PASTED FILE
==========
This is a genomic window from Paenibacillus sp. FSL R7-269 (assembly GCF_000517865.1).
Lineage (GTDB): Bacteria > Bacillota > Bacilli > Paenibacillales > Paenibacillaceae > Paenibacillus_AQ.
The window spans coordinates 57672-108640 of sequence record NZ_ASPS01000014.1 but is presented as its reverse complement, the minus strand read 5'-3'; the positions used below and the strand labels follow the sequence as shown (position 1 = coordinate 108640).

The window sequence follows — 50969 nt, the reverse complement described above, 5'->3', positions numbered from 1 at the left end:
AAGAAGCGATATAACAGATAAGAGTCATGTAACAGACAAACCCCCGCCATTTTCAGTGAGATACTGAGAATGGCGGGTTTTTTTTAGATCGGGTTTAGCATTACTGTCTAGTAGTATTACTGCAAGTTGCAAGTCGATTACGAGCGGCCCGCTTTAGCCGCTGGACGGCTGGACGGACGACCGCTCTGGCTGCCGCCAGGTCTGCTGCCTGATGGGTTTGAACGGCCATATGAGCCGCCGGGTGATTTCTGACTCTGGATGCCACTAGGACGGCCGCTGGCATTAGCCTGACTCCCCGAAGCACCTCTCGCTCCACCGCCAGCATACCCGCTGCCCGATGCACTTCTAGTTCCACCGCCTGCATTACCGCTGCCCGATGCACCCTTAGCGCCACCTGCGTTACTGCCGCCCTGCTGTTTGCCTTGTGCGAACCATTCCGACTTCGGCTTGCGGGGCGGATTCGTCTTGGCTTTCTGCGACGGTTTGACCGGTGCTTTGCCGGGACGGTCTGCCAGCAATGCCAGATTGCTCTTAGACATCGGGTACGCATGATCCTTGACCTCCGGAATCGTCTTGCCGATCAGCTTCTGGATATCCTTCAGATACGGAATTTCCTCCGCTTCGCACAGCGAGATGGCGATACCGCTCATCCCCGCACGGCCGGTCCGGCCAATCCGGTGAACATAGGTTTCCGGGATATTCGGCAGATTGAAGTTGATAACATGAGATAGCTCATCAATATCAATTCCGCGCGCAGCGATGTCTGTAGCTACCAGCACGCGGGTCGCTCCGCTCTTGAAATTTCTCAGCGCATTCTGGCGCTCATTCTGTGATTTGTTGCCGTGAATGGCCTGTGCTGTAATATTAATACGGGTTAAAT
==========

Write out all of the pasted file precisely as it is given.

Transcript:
This is a genomic window from Paenibacillus sp. FSL R7-269 (assembly GCF_000517865.1).
Lineage (GTDB): Bacteria > Bacillota > Bacilli > Paenibacillales > Paenibacillaceae > Paenibacillus_AQ.
The window spans coordinates 57672-108640 of sequence record NZ_ASPS01000014.1 but is presented as its reverse complement, the minus strand read 5'-3'; the positions used below and the strand labels follow the sequence as shown (position 1 = coordinate 108640).

The window sequence follows — 50969 nt, the reverse complement described above, 5'->3', positions numbered from 1 at the left end:
AAGAAGCGATATAACAGATAAGAGTCATGTAACAGACAAACCCCCGCCATTTTCAGTGAGATACTGAGAATGGCGGGTTTTTTTTAGATCGGGTTTAGCATTACTGTCTAGTAGTATTACTGCAAGTTGCAAGTCGATTACGAGCGGCCCGCTTTAGCCGCTGGACGGCTGGACGGACGACCGCTCTGGCTGCCGCCAGGTCTGCTGCCTGATGGGTTTGAACGGCCATATGAGCCGCCGGGTGATTTCTGACTCTGGATGCCACTAGGACGGCCGCTGGCATTAGCCTGACTCCCCGAAGCACCTCTCGCTCCACCGCCAGCATACCCGCTGCCCGATGCACTTCTAGTTCCACCGCCTGCATTACCGCTGCCCGATGCACCCTTAGCGCCACCTGCGTTACTGCCGCCCTGCTGTTTGCCTTGTGCGAACCATTCCGACTTCGGCTTGCGGGGCGGATTCGTCTTGGCTTTCTGCGACGGTTTGACCGGTGCTTTGCCGGGACGGTCTGCCAGCAATGCCAGATTGCTCTTAGACATCGGGTACGCATGATCCTTGACCTCCGGAATCGTCTTGCCGATCAGCTTCTGGATATCCTTCAGATACGGAATTTCCTCCGCTTCGCACAGCGAGATGGCGATACCGCTCATCCCCGCACGGCCGGTCCGGCCAATCCGGTGAACATAGGTTTCCGGGATATTCGGCAGATTGAAGTTGATAACATGAGATAGCTCATCAATATCAATTCCGCGCGCAGCGATGTCTGTAGCTACCAGCACGCGGGTCGCTCCGCTCTTGAAATTTCTCAGCGCATTCTGGCGCTCATTCTGTGATTTGTTGCCGTGAATGGCCTGTGCTGTAATATTAATACGGGTTAAAT